My dad was 7 years old and saw this happen he told me that the pilot was showing off to members of his family he was hedge hopping when the crash happened. He remembers the army taking the burnt out cockpit away on a lorry. Some years later my dad told the story to his father in-law and hetold my dad that Canavan’s face was so badly burnt that he never left the base and if he did he would put a mask over his face my grand dad was a medic on the base at the time.

Michael Dixon
2nd August 2014, 18:51
Hi All

I spoke to Leo about this crash around a kitchen table in a house on the Lower Crumlin Road, Dublin, in the early 1970's.

Regarding the discussion on baling out, Leo described the events immediately after the crash as follows.

The officer pilot had been flying low to impress his family and neighbours when they struck the trees, there were no manoeuvres as such to blame for this incident .

The Fairey hung up on the trees, and almost immediately caught fire. Leo was partly thrown clear of the wreck, but held in place against the burning fuselage by his parachute straps which, both by his position and injuries, he could not release.

The two other crew were dead upon impact, as far as he could judge. He said his abiding memory was the smell of burning flesh as the flames consumed their remains. Soon the flames reached him and he began to burn also, particularly his fingers as he vainly attempted to free himself from the straps, and he reconciled himself to dying.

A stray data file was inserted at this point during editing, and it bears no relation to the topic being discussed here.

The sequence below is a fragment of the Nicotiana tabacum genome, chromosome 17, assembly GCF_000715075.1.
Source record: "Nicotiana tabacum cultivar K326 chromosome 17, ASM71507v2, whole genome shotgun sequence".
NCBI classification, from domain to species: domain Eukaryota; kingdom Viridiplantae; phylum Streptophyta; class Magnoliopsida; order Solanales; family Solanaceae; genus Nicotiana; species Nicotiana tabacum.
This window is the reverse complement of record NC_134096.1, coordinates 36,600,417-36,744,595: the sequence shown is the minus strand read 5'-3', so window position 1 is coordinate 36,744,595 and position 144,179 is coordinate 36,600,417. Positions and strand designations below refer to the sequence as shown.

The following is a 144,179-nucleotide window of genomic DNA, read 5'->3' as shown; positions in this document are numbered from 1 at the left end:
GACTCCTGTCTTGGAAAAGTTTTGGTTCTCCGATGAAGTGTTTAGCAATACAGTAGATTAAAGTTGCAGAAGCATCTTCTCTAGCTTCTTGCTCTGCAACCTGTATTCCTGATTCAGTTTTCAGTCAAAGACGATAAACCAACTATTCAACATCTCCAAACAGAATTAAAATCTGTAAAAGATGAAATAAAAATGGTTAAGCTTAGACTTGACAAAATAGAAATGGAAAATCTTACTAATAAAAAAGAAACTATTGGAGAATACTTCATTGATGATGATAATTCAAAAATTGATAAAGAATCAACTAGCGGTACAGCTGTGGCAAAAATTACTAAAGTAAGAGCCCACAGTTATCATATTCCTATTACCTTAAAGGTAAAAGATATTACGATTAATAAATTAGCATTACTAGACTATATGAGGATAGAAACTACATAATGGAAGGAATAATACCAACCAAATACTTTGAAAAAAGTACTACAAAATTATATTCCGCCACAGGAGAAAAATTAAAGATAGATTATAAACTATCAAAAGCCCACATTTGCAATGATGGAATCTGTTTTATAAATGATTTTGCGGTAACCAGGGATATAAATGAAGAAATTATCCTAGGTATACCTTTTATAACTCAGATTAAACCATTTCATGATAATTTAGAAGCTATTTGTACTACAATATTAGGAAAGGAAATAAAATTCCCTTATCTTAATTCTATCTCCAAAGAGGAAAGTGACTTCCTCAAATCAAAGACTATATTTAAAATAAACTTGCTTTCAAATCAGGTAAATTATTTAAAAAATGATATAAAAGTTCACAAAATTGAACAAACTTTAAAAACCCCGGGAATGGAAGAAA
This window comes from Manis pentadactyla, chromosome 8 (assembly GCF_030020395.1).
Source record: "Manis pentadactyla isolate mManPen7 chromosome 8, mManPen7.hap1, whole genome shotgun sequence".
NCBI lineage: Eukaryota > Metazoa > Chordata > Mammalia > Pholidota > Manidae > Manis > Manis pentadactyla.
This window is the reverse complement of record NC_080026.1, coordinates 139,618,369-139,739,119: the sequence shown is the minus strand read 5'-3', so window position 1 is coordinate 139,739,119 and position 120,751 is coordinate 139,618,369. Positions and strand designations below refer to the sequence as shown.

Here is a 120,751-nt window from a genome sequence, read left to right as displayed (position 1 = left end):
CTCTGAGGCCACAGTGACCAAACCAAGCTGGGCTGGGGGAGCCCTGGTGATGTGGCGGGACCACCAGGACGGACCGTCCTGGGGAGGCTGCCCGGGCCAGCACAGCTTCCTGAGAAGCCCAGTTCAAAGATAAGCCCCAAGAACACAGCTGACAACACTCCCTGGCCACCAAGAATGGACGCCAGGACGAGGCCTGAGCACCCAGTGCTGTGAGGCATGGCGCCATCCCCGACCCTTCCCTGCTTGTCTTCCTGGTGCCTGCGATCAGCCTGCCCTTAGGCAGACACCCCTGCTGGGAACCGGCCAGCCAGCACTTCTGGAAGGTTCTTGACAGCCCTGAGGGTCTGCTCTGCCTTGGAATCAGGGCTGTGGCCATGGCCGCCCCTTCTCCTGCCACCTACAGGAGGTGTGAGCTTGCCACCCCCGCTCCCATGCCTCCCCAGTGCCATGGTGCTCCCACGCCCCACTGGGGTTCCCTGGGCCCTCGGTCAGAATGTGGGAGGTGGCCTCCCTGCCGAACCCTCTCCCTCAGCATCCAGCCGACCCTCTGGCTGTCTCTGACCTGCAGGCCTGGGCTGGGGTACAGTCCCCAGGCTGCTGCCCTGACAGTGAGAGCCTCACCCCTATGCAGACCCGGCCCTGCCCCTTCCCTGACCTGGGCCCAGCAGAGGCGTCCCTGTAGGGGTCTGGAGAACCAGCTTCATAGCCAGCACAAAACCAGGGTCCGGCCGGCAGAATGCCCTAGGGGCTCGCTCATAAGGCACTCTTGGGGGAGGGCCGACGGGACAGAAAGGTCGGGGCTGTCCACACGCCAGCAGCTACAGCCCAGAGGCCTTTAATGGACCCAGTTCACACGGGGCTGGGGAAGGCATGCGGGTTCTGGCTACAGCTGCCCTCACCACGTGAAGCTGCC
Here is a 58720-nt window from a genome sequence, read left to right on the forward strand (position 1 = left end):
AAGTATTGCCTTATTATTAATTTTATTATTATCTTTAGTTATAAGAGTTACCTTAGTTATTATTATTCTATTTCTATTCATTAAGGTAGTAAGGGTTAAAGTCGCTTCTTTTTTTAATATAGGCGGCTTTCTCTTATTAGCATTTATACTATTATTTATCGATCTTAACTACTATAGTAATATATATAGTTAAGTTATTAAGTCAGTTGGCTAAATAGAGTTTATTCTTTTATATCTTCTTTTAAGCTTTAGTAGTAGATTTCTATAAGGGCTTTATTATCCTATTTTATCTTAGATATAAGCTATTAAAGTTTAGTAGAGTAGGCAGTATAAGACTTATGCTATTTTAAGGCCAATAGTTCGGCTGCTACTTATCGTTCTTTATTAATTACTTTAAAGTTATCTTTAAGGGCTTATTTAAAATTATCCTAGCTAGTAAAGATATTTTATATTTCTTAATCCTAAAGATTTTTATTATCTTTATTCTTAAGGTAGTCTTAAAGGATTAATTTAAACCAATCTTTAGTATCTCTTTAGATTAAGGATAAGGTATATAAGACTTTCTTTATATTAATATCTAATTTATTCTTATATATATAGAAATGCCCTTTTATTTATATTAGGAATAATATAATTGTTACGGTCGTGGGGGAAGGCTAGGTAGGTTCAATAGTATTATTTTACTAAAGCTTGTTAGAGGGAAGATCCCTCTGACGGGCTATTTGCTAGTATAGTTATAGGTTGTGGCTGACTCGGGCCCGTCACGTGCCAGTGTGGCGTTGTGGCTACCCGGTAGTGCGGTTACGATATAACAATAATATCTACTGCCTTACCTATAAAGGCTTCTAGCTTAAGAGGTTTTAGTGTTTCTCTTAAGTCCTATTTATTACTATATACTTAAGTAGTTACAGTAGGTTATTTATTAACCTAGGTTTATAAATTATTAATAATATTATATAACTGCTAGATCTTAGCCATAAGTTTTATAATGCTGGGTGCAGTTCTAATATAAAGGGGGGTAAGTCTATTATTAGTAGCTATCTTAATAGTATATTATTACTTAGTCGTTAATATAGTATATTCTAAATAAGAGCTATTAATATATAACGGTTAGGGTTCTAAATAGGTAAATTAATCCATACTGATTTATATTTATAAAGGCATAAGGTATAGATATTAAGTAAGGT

Fortunately both straps burned through, and he fell to the ground where he was assisted by some passersby. At this point he was only semi conscious.

Subsequently Leo became an early member of the Guinea Pig Club, and ending up with some of his toes refashioned into fingers by a pioneer plastic surgeon Archibald McIndoe and others!

In spite of what must have been horrific injuries he had a splendid sense of humour and extremely gregarious. And in spite of the obvious injuries that both his poor hands had endured he wrote clearly and precisely in an almost copperplate script.


2nd August 2014, 21:16
Peter and Michael thanks for your info on this incident we now know why the parachute was mentioned in the original new story and it was good to get Canavans own story

Very interesting

Canavan Dermot
14th April 2015, 22:19
[QUOTE=paulmcmillan;101692]Peter and Michael thanks for your info on this incident we now know why the parachute was mentioned in the original new story and it was good to get Canavans own story

Very interestinG

2nd March 2017, 18:42
Hello Michael Patrick Leo Canavan was my grandfather my dads name was Leo he was two years old when my grandad had this crash he told me the earliest memory he has of his dad was him walking through the door and he was like a mummy